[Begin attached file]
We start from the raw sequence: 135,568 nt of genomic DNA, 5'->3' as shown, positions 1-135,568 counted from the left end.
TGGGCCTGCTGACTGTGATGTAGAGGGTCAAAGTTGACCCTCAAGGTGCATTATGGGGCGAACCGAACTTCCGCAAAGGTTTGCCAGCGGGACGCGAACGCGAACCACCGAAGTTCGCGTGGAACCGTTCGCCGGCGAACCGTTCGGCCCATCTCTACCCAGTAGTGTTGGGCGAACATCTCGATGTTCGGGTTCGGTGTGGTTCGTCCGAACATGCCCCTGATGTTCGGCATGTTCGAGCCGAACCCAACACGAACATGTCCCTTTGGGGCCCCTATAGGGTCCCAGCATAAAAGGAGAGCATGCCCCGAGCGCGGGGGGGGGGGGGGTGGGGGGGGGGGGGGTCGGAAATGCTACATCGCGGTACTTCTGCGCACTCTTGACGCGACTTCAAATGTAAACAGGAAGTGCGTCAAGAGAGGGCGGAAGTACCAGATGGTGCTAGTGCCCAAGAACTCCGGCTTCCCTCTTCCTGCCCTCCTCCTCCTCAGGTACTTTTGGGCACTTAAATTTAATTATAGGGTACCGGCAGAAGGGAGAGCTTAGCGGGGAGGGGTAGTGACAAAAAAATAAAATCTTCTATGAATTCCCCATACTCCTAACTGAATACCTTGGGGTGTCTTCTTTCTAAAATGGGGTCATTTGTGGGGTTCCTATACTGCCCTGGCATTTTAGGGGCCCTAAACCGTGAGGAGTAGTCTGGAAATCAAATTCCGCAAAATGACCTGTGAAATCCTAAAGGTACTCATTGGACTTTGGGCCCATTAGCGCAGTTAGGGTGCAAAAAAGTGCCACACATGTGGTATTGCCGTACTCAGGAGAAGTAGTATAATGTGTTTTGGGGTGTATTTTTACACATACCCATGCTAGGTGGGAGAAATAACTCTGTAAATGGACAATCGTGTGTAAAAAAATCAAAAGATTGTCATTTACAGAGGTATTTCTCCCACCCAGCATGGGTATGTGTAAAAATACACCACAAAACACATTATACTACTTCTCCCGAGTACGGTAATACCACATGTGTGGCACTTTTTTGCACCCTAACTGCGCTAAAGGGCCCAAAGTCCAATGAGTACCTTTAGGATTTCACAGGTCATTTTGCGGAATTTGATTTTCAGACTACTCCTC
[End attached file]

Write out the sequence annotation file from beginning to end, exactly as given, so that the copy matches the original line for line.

We start from the raw sequence: 135,568 nt of genomic DNA, 5'->3' as shown, positions 1-135,568 counted from the left end.
TGGGCCTGCTGACTGTGATGTAGAGGGTCAAAGTTGACCCTCAAGGTGCATTATGGGGCGAACCGAACTTCCGCAAAGGTTTGCCAGCGGGACGCGAACGCGAACCACCGAAGTTCGCGTGGAACCGTTCGCCGGCGAACCGTTCGGCCCATCTCTACCCAGTAGTGTTGGGCGAACATCTCGATGTTCGGGTTCGGTGTGGTTCGTCCGAACATGCCCCTGATGTTCGGCATGTTCGAGCCGAACCCAACACGAACATGTCCCTTTGGGGCCCCTATAGGGTCCCAGCATAAAAGGAGAGCATGCCCCGAGCGCGGGGGGGGGGGGGGTGGGGGGGGGGGGGGTCGGAAATGCTACATCGCGGTACTTCTGCGCACTCTTGACGCGACTTCAAATGTAAACAGGAAGTGCGTCAAGAGAGGGCGGAAGTACCAGATGGTGCTAGTGCCCAAGAACTCCGGCTTCCCTCTTCCTGCCCTCCTCCTCCTCAGGTACTTTTGGGCACTTAAATTTAATTATAGGGTACCGGCAGAAGGGAGAGCTTAGCGGGGAGGGGTAGTGACAAAAAAATAAAATCTTCTATGAATTCCCCATACTCCTAACTGAATACCTTGGGGTGTCTTCTTTCTAAAATGGGGTCATTTGTGGGGTTCCTATACTGCCCTGGCATTTTAGGGGCCCTAAACCGTGAGGAGTAGTCTGGAAATCAAATTCCGCAAAATGACCTGTGAAATCCTAAAGGTACTCATTGGACTTTGGGCCCATTAGCGCAGTTAGGGTGCAAAAAAGTGCCACACATGTGGTATTGCCGTACTCAGGAGAAGTAGTATAATGTGTTTTGGGGTGTATTTTTACACATACCCATGCTAGGTGGGAGAAATAACTCTGTAAATGGACAATCGTGTGTAAAAAAATCAAAAGATTGTCATTTACAGAGGTATTTCTCCCACCCAGCATGGGTATGTGTAAAAATACACCACAAAACACATTATACTACTTCTCCCGAGTACGGTAATACCACATGTGTGGCACTTTTTTGCACCCTAACTGCGCTAAAGGGCCCAAAGTCCAATGAGTACCTTTAGGATTTCACAGGTCATTTTGCGGAATTTGATTTTCAGACTACTCCTC